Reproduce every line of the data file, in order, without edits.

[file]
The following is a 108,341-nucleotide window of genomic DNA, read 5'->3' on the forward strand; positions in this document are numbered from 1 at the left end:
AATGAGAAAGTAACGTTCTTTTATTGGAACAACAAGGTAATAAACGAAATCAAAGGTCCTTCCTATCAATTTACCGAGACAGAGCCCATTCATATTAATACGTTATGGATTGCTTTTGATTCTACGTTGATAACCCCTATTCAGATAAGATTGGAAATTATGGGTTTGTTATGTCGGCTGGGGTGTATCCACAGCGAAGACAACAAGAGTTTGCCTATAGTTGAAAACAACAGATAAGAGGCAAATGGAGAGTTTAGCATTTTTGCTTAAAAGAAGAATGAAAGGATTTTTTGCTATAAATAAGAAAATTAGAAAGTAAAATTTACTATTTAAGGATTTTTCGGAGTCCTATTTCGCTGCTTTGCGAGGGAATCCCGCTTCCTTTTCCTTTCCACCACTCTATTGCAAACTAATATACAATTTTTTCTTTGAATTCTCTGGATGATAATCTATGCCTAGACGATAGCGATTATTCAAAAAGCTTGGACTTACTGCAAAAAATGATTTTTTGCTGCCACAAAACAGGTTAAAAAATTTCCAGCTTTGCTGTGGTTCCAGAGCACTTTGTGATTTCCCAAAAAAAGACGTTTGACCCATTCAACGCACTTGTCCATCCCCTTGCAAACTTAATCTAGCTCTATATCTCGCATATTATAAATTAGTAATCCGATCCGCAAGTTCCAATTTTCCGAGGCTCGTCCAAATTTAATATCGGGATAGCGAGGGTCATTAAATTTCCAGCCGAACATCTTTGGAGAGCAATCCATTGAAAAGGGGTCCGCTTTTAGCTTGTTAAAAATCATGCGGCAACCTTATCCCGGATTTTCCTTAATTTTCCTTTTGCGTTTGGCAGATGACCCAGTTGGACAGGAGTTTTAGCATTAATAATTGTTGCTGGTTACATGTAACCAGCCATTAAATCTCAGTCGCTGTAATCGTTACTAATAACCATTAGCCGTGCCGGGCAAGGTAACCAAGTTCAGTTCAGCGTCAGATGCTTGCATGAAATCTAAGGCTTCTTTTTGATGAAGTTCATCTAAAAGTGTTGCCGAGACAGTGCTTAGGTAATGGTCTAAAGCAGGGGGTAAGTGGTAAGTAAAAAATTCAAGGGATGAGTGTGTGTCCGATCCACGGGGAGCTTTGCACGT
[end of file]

The following is a 108,341-nucleotide window of genomic DNA, read 5'->3' on the forward strand; positions in this document are numbered from 1 at the left end:
AATGAGAAAGTAACGTTCTTTTATTGGAACAACAAGGTAATAAACGAAATCAAAGGTCCTTCCTATCAATTTACCGAGACAGAGCCCATTCATATTAATACGTTATGGATTGCTTTTGATTCTACGTTGATAACCCCTATTCAGATAAGATTGGAAATTATGGGTTTGTTATGTCGGCTGGGGTGTATCCACAGCGAAGACAACAAGAGTTTGCCTATAGTTGAAAACAACAGATAAGAGGCAAATGGAGAGTTTAGCATTTTTGCTTAAAAGAAGAATGAAAGGATTTTTTGCTATAAATAAGAAAATTAGAAAGTAAAATTTACTATTTAAGGATTTTTCGGAGTCCTATTTCGCTGCTTTGCGAGGGAATCCCGCTTCCTTTTCCTTTCCACCACTCTATTGCAAACTAATATACAATTTTTTCTTTGAATTCTCTGGATGATAATCTATGCCTAGACGATAGCGATTATTCAAAAAGCTTGGACTTACTGCAAAAAATGATTTTTTGCTGCCACAAAACAGGTTAAAAAATTTCCAGCTTTGCTGTGGTTCCAGAGCACTTTGTGATTTCCCAAAAAAAGACGTTTGACCCATTCAACGCACTTGTCCATCCCCTTGCAAACTTAATCTAGCTCTATATCTCGCATATTATAAATTAGTAATCCGATCCGCAAGTTCCAATTTTCCGAGGCTCGTCCAAATTTAATATCGGGATAGCGAGGGTCATTAAATTTCCAGCCGAACATCTTTGGAGAGCAATCCATTGAAAAGGGGTCCGCTTTTAGCTTGTTAAAAATCATGCGGCAACCTTATCCCGGATTTTCCTTAATTTTCCTTTTGCGTTTGGCAGATGACCCAGTTGGACAGGAGTTTTAGCATTAATAATTGTTGCTGGTTACATGTAACCAGCCATTAAATCTCAGTCGCTGTAATCGTTACTAATAACCATTAGCCGTGCCGGGCAAGGTAACCAAGTTCAGTTCAGCGTCAGATGCTTGCATGAAATCTAAGGCTTCTTTTTGATGAAGTTCATCTAAAAGTGTTGCCGAGACAGTGCTTAGGTAATGGTCTAAAGCAGGGGGTAAGTGGTAAGTAAAAAATTCAAGGGATGAGTGTGTGTCCGATCCACGGGGAGCTTTGCACGT